Gray Television (GTN) remained the leader of publicly traded companies owning the most significant number of high-quality CTV apps for advertisers, based on Pixalate’s analysis of the Publisher Trust Indexes for Roku and Amazon Fire TV platforms in October 2021 in North America.
With 30 apps in October, Gray Television noted the highest increase of apps ranked in both CTV Publisher Trust Indexes among all publicly traded companies. Interestingly, all 30 apps owned by Gray Television were classified in the top 100 of the Amazon Fire TV Publisher Trust Index.
The rise from 23 in September to 30 in October was the most significant among all publicly traded companies owning CTV apps ranked in the top 100 of the CTV Publisher Trust Indexes. Gray Television achieved it by improving programmatic advertising quality in their portfolio of local news TV channels, including WSAZ, WKYT News, and WITN News.
ViacomCBS and The Walt Disney Company at the podium
ViacomCBS (VIAC) and The Walt Disney Company (DIS) obtained the second and third positions in the ranking with 17* and 16 apps, respectively.
For ViacomCBS, the number of apps in the CTV Publisher Trust Indexes remained the same as in September. There are channels in the company’s portfolio, such as MTV, VH1, and Comedy Central.
On the other hand, The Walt Disney Company narrowed the gap between them and ViacomCBS and had two more apps in the October CTV Publisher Trust Indexes than in September. Hulu, ABC News, and ESPN are some of the most popular channels owned by the company.
In October 2021, 128 apps of the top 200 were owned by publicly traded companies (Top 100 Roku and Top 100 Amazon Fire TV rankings). In Roku’s classification, there were 50 apps owned by publicly traded companies, in Amazon’s - 78. Compared to September, the number of apps in Roku’s ranking increased from 42. For Amazon, the status quo remained.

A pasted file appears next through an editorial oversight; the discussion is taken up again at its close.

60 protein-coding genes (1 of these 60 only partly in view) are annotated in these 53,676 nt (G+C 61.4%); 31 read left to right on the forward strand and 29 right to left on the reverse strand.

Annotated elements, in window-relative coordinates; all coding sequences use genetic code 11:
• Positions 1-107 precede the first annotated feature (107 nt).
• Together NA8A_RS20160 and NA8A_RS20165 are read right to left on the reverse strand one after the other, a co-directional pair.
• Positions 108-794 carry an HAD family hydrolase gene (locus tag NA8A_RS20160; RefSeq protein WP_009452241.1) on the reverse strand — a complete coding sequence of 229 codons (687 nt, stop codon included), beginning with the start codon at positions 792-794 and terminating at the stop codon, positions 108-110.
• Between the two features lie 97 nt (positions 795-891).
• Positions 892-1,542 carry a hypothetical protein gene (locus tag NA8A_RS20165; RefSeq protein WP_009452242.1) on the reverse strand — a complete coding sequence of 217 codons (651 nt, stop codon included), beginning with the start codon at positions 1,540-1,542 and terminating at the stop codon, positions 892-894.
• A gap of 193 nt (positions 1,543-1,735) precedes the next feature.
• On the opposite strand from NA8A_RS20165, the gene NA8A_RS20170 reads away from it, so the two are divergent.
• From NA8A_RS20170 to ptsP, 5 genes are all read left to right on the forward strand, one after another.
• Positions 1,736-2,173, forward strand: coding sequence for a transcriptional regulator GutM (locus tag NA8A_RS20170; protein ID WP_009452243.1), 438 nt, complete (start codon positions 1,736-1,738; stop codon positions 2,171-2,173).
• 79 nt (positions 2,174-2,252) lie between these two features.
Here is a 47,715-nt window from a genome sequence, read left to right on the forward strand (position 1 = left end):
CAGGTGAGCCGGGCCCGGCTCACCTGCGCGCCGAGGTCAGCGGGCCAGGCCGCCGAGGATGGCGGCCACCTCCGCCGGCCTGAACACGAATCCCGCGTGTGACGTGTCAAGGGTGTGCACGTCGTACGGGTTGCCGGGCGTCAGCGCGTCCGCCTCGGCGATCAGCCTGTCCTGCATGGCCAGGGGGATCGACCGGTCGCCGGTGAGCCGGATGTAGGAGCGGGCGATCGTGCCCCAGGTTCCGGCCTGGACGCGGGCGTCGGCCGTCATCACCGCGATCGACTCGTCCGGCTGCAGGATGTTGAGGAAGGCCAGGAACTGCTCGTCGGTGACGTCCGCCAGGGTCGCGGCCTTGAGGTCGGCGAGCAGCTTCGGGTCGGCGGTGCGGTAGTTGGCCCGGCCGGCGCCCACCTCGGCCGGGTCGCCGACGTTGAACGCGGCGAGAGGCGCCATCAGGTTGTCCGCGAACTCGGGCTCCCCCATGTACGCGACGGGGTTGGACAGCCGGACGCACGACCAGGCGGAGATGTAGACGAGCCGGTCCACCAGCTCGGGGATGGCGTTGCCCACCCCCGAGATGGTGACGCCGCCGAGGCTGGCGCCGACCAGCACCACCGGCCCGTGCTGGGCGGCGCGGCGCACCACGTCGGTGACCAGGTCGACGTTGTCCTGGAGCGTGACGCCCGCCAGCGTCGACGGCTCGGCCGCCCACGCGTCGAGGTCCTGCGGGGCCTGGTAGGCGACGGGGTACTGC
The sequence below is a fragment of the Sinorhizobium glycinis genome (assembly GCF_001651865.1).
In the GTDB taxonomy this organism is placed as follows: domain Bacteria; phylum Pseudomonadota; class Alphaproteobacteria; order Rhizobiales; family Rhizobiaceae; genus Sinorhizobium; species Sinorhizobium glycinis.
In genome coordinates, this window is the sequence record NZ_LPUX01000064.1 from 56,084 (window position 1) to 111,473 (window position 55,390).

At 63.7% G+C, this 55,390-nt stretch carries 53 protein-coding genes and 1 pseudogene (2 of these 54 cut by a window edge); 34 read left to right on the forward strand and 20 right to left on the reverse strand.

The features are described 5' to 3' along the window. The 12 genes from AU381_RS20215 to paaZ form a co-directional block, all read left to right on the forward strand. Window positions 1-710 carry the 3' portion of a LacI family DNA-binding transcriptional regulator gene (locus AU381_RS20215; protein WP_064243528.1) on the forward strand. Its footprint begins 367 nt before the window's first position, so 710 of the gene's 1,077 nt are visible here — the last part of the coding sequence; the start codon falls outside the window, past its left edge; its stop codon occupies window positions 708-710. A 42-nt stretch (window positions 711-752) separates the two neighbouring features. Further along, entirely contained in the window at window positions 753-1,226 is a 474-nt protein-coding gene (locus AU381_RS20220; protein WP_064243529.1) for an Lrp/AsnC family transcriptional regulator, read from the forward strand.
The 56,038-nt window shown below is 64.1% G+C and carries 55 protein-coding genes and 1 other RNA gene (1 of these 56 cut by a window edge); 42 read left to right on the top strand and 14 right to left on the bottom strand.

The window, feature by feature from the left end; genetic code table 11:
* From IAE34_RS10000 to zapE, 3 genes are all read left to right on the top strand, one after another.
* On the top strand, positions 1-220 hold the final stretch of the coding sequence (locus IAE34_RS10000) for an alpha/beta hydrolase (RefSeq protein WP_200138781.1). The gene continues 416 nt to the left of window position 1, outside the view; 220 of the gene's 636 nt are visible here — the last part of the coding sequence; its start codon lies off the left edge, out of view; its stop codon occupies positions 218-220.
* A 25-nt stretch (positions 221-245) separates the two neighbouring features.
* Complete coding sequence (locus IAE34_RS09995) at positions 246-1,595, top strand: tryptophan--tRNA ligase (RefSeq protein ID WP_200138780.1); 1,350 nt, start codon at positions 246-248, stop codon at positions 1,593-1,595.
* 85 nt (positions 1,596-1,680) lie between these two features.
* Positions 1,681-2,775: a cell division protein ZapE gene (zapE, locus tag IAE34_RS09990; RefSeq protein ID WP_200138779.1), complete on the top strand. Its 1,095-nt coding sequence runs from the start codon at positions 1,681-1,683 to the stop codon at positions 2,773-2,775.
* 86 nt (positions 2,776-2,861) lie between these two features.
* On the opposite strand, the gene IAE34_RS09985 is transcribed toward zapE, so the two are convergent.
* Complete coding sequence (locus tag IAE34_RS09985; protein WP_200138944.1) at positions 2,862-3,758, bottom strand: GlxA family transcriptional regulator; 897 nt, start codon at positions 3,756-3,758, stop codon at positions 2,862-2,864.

*Two apps are co-owned 50/50 by ViacomCBS and AT&T and were included in the count of both companies.
The content of this blog, and the Publisher Trust Indexes (collectively, the “Indexes”), reflect Pixalate’s opinions with respect to factors that Pixalate believes may be useful to the digital media industry. The Indexes examine programmatic advertising activity on mobile apps and Connected TV (CTV) apps (collectively, the “apps”). As cited in the Indexes and referenced in the Indexes’ key findings reproduced herein, the ratings and rankings in the Indexes are based on a number of metrics (e.g., “Brand Safety”) and Pixalate’s opinions regarding the relative performance of each app publisher with respect to the metrics. The data is derived from buy-side, predominantly open auction, programmatic advertising transactions, as measured by Pixalate. The Indexes examine global advertising activity across North America, EMEA, APAC, and LATAM, respectively, as well as programmatic advertising activity within discrete app categories. Any insights shared are grounded in Pixalate’s proprietary technology and analytics, which Pixalate is continuously evaluating and updating. Any references to outside sources in the Indexes and herein should not be construed as endorsements. Pixalate’s opinions are just that, opinions, which means that they are neither facts nor guarantees; and neither this press release nor the Indexes are intended to impugn the standing or reputation of any person, entity or app.
Disclaimer: The content of this page reflects Pixalate’s opinions with respect to the factors that Pixalate believes can be useful to the digital media industry. Any proprietary data shared is grounded in Pixalate’s proprietary technology and analytics, which Pixalate is continuously evaluating and updating. Any references to outside sources should not be construed as endorsements. Pixalate’s opinions are just that - opinion, not facts or guarantees.
Per the MRC,
“'Fraud' is not intended to represent fraud as defined in various laws, statutes and ordinances or as conventionally used in U.S. Court or other
legal proceedings, but rather a custom definition strictly for advertising measurement purposes. Also per the MRC,
“‘Invalid Traffic’ is defined generally as traffic
that does not meet certain ad serving quality or completeness criteria, or otherwise does not represent legitimate ad traffic that should be included in measurement counts.
Among the reasons why ad traffic may be deemed invalid is it is a result of non-human traffic (spiders, bots, etc.), or activity designed to produce fraudulent traffic.”